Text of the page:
Citations from the electronic searches were combined in a single list and duplicate records were discarded. Two reviewers screened all titles and abstracts to identify and remove obviously irrelevant citations. Full text versions of all potentially eligible articles were retrieved and evaluated by two independent reviewers to determine eligibility for inclusion in this review. Any differences were resolved by mutual consensus with a third independent reviewer.
Data extraction process
Data from eligible studies were extracted and compiled in a spreadsheet. For the purposes of this systematic review the following data were extracted: (i) study population (e.g. age, gender, diagnosis, and sample size); (ii) study design; (iii) intervention; (iv) outcome measures; and (v) main findings.
Owing to the clinically heterogeneous nature of the included studies (i.e. varying study designs, interventions, outcome measures, and quality of data), a meta-analysis was deemed unfeasible. Thus, in this review only a qualitative analysis of included studies was undertaken. As per the previous review by Reid and Rivett , qualitative analysis was achieved by attributing levels that rate the scientific evidence, i.e. Level 1: Strong evidence (provided by generally consistent findings in multiple higher quality RCTs); Level 2: Moderate evidence (provided by generally consistent findings in one higher quality RCT and one or more lower quality RCTs); Level 3: Limited evidence (provided by generally consistent findings in one or more lower quality RCTs); and Level 4: No evidence (if there were no RCTs or if the results were conflicting).
Assessment of methodological quality
The methodological quality of the included studies was assessed using the Maastricht-Amsterdam criteria . The Maastricht-Amsterdam criteria list, which consists of 19 items assessing patient selection, interventions, outcome measures and statistics, is included in Additional file 1. Two independent reviewers assessed methodological quality and any differences were resolved by mutual consensus with a third independent reviewer. Each item was answered "yes", "no", or "don't know", and one point was assigned for each "yes" (fulfilled item). The assessed studies were categorised as either poor, moderate or good based on the percentage of fulfilled items from the Maastricht-Amsterdam criteria list. In accordance with other authors using similar quality assessment methods, the cut-off percentage values were arbitrarily set at < 50% (poor), 50-80% (moderate), and > 80% (good) [41–43].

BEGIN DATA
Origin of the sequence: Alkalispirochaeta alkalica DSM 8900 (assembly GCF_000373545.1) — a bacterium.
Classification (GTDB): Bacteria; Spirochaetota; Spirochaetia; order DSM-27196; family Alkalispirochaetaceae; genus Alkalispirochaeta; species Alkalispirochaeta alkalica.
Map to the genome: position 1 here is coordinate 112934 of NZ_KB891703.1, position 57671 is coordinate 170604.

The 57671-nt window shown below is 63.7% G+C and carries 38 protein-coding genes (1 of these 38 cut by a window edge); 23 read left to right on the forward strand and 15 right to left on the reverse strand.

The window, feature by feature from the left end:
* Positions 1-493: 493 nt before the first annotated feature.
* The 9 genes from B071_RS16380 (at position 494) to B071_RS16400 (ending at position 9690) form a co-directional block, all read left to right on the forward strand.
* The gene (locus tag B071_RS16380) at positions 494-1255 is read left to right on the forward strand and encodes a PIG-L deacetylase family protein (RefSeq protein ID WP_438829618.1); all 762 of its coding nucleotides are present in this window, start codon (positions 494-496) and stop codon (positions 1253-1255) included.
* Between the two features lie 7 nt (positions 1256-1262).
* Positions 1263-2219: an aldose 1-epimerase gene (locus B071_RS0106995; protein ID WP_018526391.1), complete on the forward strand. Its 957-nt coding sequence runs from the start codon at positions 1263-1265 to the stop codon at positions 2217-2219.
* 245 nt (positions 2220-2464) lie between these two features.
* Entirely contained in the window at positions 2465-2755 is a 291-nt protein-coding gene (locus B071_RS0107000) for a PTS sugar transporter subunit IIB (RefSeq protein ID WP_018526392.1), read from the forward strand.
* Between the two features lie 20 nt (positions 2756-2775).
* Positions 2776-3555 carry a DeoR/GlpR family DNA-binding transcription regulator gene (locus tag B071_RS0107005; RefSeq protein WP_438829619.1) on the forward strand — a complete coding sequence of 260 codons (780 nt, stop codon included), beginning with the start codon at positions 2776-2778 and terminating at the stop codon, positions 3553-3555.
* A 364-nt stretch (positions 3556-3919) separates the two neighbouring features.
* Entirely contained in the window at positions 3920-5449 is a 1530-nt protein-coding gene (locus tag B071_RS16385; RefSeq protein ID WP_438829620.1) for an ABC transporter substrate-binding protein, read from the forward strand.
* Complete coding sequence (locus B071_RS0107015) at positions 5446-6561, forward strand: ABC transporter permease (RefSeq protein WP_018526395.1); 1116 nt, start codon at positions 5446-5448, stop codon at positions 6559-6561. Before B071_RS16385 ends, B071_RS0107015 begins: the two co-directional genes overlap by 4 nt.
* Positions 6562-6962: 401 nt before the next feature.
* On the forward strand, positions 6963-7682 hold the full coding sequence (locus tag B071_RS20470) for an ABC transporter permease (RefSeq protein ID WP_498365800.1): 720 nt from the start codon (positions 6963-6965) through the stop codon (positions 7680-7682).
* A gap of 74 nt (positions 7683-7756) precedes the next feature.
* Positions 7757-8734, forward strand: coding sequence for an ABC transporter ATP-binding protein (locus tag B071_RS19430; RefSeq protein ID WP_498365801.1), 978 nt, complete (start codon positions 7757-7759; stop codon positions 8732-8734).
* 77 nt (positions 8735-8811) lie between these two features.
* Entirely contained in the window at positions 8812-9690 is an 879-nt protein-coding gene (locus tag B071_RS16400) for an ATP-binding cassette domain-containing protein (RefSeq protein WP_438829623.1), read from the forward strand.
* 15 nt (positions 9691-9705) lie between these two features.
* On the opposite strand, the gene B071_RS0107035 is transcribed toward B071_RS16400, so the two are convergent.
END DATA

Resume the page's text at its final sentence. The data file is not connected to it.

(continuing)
The electronic searches returned 658 hits, which included 335 duplicate records and 323 unique citations. After removing duplicate records and screening titles and abstracts to discard obviously irrelevant citations, a total of 42 potentially eligible studies were identified. A hand search revealed four additional studies that were not captured by the electronic search. Thus, a total of 46 potentially eligible studies were evaluated for inclusion in this systematic review. Thirty-one studies [29, 36, 44–72] did not meet the inclusion criteria and were excluded from this review. See Additional file 2 for a list of excluded studies including reasons for exclusion. Figure 1 contains a flow diagram of the study selection process. Two articles [26, 73] reported data from the same RCT, and the results from one cohort study were published in two separate articles [74, 75] Thus, this review included reports from a total of thirteen unique investigations. See Table 1 for a description of included studies.
The included studies comprised five RCTs [26, 76–79] and eight prospective, non-controlled, cohort studies [75, 80–86], with samples sizes ranging from 12 to 168. One study  did not report on the gender distribution of recruited participants, however all but one of the remaining studies included more females, ranging from 52% to 88%.
Six studies [75–77, 80–82], including two RCTs [76, 77], used only spinal manipulation or mobilisation, or both, as the intervention. The remaining seven investigations [26, 78, 79, 83–86], including three RCTs [26, 78, 79] utilised a multimodal approach consisting of several different interventions (e.g. spinal manipulation and mobilisation, soft tissue therapy, electrotherapy, and medications) and home exercise programs. However, none of the included studies used manual therapy in conjunction with vestibular rehabilitation.
Twelve studies, including all five RCTs, reported improvements in dizziness and associated symptoms (e.g. neck pain) following manual therapy intervention. The remaining study measured skull spatial offset repositioning ability, and found a significant improvement following soft tissue manipulation . In addition to reduction in dizziness and associated symptoms, two RCTs [77, 79] reported significant changes in vertebrobasilar artery blood flow velocity post-treatment, and a further two RCTs [26, 76] found improvement in balance performance measured with posturography.